Enjoying the Outdoor Life? It May Be the Right Time to Consider Buying a Truck Camper
There are many ways to enjoy the great outdoors with a pickup truck. Aside from off-road driving, you may experience driving in landscapes with RVs, which come in many forms, such as travel trailers, Class A motorhomes, fifth wheels, toy haulers, and more.
But there’s another option that allows truck owners to enjoy the outdoor life without hauling huge RVs — and that can be achieved using a truck camper. It is an ideal setup for pickup trucks for those who appreciate functionality, superb maneuverability, and most importantly, lightweight traveling. Learn more about truck campers to get started on your bucket list adventures.
Types of campers
Truck campers are an alternative to large motorhomes and other RVs. Unlike standard motorhomes that add substantial weight to the vehicle, campers are designed to fit inside the truck’s bed and operate with only minimal weight.
When choosing a truck camper, you can base it on your needs and preferences.
Since they’re lightweight, campers can slide and lock them into place in the rear part of the truck. It offers plenty of space for home-style amenities while providing a convenient way of exploring that doesn’t need the extra space provided by a large motorhome.
If you plan to use your truck as a mobile home, slide-in campers allow you to put a stove, small fridge, dine-in area, and even a bathroom facility. Easily mount and unmount the camper when setting up camp. Do it by using metal jacks on each corner of the vehicle. The jacks are designed to lift and secure the camper onto the truck bed with turnbuckle devices and tie-downs.
Pop-up campers have almost the same layout features and visual appearance as slide-ins. The difference is that the pop-up type has a roof designed to drop onto the main body of the truck. It is less susceptible to swaying or unwanted movement while traveling, making it a convenient option for those who enjoy off-roading. It has walls made of soft canvas, which means they weigh less than slide-in campers.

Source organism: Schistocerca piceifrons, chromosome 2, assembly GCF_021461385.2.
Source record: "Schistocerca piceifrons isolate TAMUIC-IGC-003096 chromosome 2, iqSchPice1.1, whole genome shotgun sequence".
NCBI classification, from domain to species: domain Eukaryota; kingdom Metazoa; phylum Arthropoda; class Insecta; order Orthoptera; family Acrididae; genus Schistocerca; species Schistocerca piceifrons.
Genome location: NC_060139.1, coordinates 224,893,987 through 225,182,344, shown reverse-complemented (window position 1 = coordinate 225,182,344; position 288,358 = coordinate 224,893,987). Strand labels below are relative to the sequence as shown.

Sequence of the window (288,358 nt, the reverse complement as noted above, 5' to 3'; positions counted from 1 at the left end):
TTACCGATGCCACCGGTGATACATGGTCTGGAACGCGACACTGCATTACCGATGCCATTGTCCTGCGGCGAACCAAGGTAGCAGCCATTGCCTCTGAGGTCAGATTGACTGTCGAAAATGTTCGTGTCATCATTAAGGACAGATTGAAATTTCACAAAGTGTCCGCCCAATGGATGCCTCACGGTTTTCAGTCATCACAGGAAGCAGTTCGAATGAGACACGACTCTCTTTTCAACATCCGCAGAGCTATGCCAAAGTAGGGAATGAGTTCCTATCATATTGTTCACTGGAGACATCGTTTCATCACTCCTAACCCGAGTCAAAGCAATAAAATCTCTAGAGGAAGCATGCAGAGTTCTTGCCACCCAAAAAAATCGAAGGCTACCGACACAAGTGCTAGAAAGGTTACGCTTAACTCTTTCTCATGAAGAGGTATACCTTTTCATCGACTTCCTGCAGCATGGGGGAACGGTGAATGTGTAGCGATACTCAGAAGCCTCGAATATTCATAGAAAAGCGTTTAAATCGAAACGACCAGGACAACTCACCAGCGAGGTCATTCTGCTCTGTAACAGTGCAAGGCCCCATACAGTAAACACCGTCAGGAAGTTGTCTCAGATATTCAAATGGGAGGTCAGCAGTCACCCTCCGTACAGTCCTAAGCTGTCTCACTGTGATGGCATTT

How the pop-up camper is dismounted is different from the slide-in. All you need to do is raise the pop-up roof and place it right back into place before leaving the campsite. Since it is made of canvas material, it does not provide much protection against strong winds and extreme weather.
Reasons why it’s great to have a truck camper
Choosing a camper for your pickup truck gives you these benefits:
- Versatility: A camper provides a rock-solid platform not only for pickup trucks, but also for Jeeps, fishing boats, and utility trailers. It is an impressive accessory for vehicle owners who enjoy four-wheeling, camping, fishing, and other activities. Even though a small class-B or -C motorhome comes close, they are not as versatile as a truck camper rig. You can unload the camper from your pickup. This allows you to not only use the truck as a daily driver but also allows you to use your truck for various recreational activities.
- Better maneuverability: You don’t have to limit yourself to the wide-open spaces of campgrounds meant for RVs. Most camper brands design their products to fit into the bed of the pickup truck, allowing drivers to park their vehicles in almost any parking spot.
- Trail-approved: If the vehicle used for off-road is larger and heavier, it may complicate (or worse, completely inhibit) the chance to enjoy local trails and parks. A good example is the tunnel restrictions at Zion National Park. They have limitations that only allow vehicles with a length of 21 ft.